99% of what you hear on podcasts, YouTube and in most blogs is conventional vanilla advice. It might seem more unique than the garbage you hear on mainstream TV. But, be sure, it's conventional. And the 100,000 other people listening to that episode all got the same advice.
When we all listen to the same advice, and act on it, we become like lemmings. Or, as Seth Godin puts it, cogs in the machine.
Nassim Taleb warned the students to ignore most (if not all) advice during his commencement speech for the American University in Beirut.
"I hesitate to give advice because every major single piece of advice I was given turned out to be wrong and I am glad I didn’t follow them. I was told to focus and I never did. I was told to never procrastinate and I waited 20 years for The Black Swan and it sold 3 million copies. I was told to avoid putting fictional characters in my books and I did put in Nero Tulip and Fat Tony because I got bored otherwise. I was told to not insult the New York Times and the Wall Street Journal; the more I insulted them the nicer they were to me and the more they solicited Op-Eds. I was told to avoid lifting weights for a back pain and became a weightlifter: never had a back problem since."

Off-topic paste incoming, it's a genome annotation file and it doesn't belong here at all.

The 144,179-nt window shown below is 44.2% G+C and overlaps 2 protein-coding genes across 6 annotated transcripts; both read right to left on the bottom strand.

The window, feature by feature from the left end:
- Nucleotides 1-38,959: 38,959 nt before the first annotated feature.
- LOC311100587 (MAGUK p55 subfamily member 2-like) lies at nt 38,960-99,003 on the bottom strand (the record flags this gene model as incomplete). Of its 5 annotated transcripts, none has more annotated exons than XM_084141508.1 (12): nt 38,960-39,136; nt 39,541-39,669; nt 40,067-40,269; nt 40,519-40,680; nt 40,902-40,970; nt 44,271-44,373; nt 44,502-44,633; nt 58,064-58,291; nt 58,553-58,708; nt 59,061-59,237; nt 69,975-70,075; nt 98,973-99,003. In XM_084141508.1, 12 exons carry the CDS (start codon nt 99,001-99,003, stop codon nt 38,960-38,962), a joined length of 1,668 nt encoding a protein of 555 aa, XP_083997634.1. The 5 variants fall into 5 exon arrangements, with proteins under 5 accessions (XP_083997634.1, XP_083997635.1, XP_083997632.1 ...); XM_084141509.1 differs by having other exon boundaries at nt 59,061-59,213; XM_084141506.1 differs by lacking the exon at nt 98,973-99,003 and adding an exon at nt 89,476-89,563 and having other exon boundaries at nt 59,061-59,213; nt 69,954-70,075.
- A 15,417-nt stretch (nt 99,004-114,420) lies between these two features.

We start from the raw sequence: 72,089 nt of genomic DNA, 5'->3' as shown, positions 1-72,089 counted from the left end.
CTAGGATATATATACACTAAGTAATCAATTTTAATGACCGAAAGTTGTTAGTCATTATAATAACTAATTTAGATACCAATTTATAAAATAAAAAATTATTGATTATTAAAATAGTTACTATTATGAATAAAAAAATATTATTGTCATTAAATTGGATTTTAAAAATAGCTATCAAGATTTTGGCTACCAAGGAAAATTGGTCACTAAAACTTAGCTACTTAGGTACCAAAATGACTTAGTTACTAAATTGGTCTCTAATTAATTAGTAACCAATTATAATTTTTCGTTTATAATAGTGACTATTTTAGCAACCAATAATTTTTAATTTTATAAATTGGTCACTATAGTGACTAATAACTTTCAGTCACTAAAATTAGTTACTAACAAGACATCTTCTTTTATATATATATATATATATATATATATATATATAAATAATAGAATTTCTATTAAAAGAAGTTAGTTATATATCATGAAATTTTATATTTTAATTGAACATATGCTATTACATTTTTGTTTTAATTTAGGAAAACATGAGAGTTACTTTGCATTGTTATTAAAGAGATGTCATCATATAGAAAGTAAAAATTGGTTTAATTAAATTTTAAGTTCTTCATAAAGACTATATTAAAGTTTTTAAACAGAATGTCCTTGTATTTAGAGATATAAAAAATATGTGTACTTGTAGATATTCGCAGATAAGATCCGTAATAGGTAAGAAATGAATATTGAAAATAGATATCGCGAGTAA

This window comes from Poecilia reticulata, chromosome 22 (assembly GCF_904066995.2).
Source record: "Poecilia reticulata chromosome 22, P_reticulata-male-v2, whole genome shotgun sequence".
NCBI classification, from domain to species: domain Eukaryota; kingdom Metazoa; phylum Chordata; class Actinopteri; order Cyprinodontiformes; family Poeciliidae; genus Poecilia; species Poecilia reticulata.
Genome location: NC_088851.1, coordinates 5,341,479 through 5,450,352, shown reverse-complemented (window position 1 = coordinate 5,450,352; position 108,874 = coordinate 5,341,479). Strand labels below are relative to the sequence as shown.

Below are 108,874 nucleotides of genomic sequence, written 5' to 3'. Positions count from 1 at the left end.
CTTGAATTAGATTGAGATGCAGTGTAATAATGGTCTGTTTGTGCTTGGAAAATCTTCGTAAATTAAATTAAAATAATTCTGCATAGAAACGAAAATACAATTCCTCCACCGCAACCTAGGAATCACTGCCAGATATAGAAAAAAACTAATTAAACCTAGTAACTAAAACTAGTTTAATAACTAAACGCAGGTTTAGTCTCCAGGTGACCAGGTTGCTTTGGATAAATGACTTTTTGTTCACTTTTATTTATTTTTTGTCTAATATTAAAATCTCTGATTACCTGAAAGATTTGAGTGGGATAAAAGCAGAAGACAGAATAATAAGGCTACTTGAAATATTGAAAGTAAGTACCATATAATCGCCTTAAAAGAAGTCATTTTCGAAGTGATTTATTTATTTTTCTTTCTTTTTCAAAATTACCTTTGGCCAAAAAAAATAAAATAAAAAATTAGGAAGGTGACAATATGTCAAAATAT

In his book, the Black Swan, Taleb said there were only two pieces of advice given to him that worked and one of those was actually bad advice that he turned into something positive.
Naval Ravikant often talks about building specific knowledge. Knowledge that other people don't have. The stuff you can't learn in a book or at university.
What do you know that other people don't? And do better than other people? And what do you find so incredibly fascinating that you could spend most of your time doing it. That's where specific knowledge lives.
We've all become consumption machines. If not Netflix it's YouTube. Facebook or Twitter. Blog after blog after blog. Written by people who mistake how-to advice for biographical musings based on what worked for them but probably won't work for you.
So we should ignore conventional wisdom. And we should start off by earning the liberation of being able to change our minds.